"medium of sensibility". In this notion of sensibility, he tries to combine senses and meaning (Berleant, 1986), so in the analysing of urban aesthetics he demands a part of experience based on bodily interaction, and another part that can only be the outcome of an interpretation. In his understanding of urban experience, we can see the connection with the soma, because the body is at the centre of it all. All the senses that we usually use can increase our sensitivity of all the aspects of the city, and strengthen our interaction and connection with the environment that we are living in. In this kind of understanding, we can agree with Mirza Turšič’s (2019) thoughts about the engagement of individuals in a "particular sort of imaginative play" when the past,

"latent reality", and perceived reality combine. This combination and also cooperation of past and present are crucial for any kind of experience and interpretation.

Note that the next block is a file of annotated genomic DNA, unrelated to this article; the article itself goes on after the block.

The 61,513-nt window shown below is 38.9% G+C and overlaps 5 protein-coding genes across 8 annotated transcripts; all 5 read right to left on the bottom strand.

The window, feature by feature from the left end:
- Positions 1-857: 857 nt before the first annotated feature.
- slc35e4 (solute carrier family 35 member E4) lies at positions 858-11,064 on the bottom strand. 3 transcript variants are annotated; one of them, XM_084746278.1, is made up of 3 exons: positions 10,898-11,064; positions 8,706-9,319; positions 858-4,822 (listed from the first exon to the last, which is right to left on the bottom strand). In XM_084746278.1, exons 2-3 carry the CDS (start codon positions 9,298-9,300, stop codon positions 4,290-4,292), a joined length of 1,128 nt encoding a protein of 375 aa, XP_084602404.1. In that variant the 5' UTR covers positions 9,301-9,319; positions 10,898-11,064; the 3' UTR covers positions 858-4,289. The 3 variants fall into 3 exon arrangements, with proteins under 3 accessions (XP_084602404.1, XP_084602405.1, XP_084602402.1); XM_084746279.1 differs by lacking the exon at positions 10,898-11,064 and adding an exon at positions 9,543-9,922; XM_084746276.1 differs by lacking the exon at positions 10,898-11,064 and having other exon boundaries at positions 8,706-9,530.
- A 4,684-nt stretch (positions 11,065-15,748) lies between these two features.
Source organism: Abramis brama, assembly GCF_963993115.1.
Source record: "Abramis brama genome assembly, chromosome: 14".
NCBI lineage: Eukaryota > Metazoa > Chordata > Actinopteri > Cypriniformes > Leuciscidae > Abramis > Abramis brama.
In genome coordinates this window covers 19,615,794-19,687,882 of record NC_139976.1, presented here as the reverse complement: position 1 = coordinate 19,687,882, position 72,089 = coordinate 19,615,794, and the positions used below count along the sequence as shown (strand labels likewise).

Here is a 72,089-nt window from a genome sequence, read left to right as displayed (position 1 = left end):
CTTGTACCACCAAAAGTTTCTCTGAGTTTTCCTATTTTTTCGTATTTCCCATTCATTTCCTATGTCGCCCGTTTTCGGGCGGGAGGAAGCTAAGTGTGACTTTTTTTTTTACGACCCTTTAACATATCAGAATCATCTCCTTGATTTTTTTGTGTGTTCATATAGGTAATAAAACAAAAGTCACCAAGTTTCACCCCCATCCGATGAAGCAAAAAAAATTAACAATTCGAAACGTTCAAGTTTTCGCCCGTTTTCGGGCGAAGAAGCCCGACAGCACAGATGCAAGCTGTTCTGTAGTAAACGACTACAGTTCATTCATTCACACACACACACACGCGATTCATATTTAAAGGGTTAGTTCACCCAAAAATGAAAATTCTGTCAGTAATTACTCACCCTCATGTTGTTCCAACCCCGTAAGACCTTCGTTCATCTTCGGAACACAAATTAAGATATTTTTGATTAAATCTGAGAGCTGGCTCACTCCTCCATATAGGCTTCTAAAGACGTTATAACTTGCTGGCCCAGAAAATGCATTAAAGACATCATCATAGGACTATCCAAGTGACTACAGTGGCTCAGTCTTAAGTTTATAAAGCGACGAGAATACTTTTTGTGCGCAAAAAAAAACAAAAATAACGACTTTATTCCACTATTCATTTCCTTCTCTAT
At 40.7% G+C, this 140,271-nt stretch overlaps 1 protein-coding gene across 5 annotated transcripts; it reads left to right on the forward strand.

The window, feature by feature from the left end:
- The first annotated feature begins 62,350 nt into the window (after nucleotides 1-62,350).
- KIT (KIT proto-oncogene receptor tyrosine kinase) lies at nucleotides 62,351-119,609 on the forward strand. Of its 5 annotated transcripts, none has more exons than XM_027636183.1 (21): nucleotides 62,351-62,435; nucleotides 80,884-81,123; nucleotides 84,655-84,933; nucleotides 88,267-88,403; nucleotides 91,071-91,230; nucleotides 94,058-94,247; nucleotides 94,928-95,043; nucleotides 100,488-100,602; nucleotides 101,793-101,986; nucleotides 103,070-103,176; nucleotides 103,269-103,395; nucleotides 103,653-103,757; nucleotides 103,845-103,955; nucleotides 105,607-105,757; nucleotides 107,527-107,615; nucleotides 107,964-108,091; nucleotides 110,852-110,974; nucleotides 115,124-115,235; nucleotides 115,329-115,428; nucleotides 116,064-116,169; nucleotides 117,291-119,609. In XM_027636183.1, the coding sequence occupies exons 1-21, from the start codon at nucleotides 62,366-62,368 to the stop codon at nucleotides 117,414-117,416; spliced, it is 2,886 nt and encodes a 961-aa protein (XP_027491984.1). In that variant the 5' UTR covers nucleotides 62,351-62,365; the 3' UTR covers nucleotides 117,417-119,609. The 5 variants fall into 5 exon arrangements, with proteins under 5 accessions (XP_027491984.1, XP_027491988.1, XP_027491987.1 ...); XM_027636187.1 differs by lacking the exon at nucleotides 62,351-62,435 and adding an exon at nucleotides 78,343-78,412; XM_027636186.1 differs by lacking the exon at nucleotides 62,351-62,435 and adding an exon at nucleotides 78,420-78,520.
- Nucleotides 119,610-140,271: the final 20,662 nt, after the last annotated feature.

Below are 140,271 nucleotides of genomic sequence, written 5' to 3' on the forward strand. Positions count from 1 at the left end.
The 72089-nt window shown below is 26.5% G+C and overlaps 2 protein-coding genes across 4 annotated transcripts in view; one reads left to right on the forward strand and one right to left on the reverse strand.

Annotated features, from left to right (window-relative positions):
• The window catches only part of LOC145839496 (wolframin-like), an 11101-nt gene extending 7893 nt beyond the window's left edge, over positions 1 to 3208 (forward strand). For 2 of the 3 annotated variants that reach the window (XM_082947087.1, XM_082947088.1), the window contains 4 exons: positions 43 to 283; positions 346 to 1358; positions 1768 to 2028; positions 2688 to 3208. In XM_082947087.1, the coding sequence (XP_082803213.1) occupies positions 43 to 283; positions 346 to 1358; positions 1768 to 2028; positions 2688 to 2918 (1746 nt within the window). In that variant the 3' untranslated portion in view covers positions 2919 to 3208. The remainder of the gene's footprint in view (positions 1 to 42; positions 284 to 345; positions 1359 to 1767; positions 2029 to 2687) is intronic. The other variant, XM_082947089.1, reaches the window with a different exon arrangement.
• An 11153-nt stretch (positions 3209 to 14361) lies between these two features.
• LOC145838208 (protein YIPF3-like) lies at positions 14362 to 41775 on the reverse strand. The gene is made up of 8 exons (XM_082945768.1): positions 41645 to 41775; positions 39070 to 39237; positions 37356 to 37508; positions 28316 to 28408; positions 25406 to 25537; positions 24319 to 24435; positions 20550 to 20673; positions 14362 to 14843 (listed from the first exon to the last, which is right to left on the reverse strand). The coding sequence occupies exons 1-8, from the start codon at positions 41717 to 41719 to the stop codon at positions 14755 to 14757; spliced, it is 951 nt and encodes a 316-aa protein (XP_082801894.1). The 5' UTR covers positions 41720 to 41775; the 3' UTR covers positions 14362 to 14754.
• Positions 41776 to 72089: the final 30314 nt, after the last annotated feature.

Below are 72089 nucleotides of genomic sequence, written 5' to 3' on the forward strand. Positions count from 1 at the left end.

From the somaesthetic point of view, in agreement with Berleant, we understand bodily reactions as natural components of our existence. We cannot interact with the city without our body and biological receptors: we can experience only what we see, what we smell, what we touch, and what we hear. Therefore, everything is bound to our senses. It is clear that, in somaesthetic experience, the body is a source, and also, central tool of sensory examination of the realities and had its dominant position, but we cannot deny that a similar significance and emphasis also lies on the body in aesthetic experience, especially in the issue of urban aesthetics: the body is important for aesthetic and for somaesthetic experience to the same extent. If the body is a tool to gain information about our environment, it cannot be bound only to one kind of experience, or only to urban experience as a complex kind of experience. The somatic experience, as a first level of experience, is, therefore, a general level of every experience. We gain the necessary perceptive information through our senses and because of our body, only one thing that changes (from this perspective) is the focus, motivation, and approach that we choose in the realisation of the second level of experience. In the dialogue between Berleant and Shusterman, we need to make one statement: interpretation and experience is not something different, but a practice that needs to cooperate, or fuse together to create a complex experience: an urban experience per se. Interpretation helps us to understand all the implications and nuances of our experience, and experience gives us new opportunities to interpret more. Let’s imagine that we are walking on the streets of a city from the Middle Ages, and we are used to seeing, in this type of city, some castle or fortress. The most basic impulse of a recipient is to look up and try to find this kind of building or monument on a hill. Our experience of the city is limited by this movement of our body and with this kind of focus, because our experience cannot be free until find this fortress.